• Pawsome Pet Care

Christmas food, drink and foliage hazards for dogs

By knowing what the dangers are, we can keep our dogs safe and well this Christmas.

Avoid a trip to the vets this Christmas by keeping these food, drink and foliage items away from your dog

Christmas is full of indulgence and fun but some of the items we may have in the house at this time of year can be hazardous for our dogs.

Here we have listed some of the main ones to be aware of:

Hazardous Christmas food and drink items for dogs


Chocolate is usually in abundance this time of year and although we enjoy it very much, it is toxic for dogs. Even a small amount can have severe consequences so do keep it out of reach, you may even wish to avoid leaving unwrapped chocolate under the Christmas tree just in case.

Raisins and sultanas

Raisins and sultanas are found in many of our festive foods including Christmas pudding, cake and mince pies but yet they are very toxic for our dogs and if eaten can cause kidney failure.

Onions and garlic

Whether cooked or uncooked, onions and garlic are just some of the Allium species of plants that can be toxic if consumed by our dogs. Vomiting and diarrhea are just some of the symptoms that can occur.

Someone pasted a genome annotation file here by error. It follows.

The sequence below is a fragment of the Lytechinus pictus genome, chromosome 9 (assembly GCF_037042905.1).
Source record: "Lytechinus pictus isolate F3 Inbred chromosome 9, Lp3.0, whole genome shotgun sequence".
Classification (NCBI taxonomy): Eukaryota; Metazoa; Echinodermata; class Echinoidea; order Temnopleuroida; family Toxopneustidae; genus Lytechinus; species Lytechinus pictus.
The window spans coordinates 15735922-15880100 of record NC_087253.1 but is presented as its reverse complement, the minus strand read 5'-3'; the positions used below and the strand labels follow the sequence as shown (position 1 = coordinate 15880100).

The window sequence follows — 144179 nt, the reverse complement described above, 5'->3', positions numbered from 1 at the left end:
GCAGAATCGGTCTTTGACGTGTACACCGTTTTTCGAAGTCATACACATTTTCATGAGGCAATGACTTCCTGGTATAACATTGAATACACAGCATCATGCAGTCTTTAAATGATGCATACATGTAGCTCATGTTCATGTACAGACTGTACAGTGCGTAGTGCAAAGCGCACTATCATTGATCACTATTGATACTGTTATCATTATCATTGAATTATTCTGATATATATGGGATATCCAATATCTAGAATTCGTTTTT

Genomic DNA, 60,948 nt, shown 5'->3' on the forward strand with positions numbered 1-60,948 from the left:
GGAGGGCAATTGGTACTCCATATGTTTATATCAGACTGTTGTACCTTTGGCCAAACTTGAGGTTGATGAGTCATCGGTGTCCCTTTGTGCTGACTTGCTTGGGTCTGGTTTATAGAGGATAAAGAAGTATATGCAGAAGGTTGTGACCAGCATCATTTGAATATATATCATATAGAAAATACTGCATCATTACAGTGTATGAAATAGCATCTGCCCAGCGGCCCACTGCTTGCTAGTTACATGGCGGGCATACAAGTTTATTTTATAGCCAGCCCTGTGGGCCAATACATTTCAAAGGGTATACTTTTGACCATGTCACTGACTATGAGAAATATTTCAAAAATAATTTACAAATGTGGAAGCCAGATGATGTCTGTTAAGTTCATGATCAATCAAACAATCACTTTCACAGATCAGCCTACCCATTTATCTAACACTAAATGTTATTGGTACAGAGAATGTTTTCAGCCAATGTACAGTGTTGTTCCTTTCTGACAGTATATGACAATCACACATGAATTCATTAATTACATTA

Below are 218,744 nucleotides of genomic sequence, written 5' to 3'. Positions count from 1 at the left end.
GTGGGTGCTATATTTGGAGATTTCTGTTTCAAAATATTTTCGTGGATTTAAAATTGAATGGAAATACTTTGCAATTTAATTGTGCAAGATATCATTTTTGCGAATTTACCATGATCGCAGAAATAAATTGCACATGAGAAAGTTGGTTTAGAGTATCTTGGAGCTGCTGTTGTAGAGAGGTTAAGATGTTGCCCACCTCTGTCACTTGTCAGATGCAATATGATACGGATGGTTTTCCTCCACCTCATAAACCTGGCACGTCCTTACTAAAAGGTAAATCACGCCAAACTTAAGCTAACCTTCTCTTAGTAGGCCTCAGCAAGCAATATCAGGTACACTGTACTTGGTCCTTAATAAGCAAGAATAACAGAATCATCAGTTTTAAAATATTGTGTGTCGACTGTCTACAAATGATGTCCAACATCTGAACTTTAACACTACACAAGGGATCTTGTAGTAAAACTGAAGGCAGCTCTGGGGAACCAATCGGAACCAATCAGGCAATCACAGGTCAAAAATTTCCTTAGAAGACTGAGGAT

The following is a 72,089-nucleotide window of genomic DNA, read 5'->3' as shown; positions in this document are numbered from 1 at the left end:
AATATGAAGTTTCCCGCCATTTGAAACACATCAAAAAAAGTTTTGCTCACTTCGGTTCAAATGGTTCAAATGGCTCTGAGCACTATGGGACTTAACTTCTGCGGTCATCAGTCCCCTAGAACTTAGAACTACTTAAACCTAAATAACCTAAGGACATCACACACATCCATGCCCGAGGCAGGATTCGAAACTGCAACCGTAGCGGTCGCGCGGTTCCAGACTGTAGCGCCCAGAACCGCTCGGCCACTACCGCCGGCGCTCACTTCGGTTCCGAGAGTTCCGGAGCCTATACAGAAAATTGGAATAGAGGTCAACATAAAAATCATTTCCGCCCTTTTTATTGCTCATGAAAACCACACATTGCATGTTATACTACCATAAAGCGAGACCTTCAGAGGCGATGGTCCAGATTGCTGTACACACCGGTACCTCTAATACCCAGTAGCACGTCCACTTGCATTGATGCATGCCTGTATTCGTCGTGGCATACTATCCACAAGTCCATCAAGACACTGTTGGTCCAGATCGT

Turkey bones

If swallowed, turkey bones can get stuck in a dogs throat causing it to choke. The meat alone without skin is fine for most allergy-free dogs, but do check it well for smaller and consequently harder to find bones.


Ensure your dog doesn't help itself to any alcoholic drinks left unattended, alcohol in severe cases can result in coma due to low blood sugar and low body temperature.

Hazardous Christmas foliage for dogs


If eaten, Poinsettia can be mildly poisonous, resulting in over drooling and licking of the lips due to irritation plus vomiting.

Mistletoe and holly

With mistletoe and holly it is mainly the berries which can be hazardous if eaten by our dogs, the berries can cause an upset stomach and make our dogs feel quite unwell.

Pine needles from real Christmas trees

As pine needles from real Christmas trees are so sharp they can cause damage to the insides if swallowed. If like us you have a real tree, try to pick up fallen needles regularly to avoid the risk of them getting caught in your dog's toys and fur and accidently eaten.

We hope you have found this a useful blog post, please note this list is not exhaustive and if you have any concerns regarding your dog's health over the festive period do consult your vet as soon as possible.

Wishing you all a safe and Merry Christmas.

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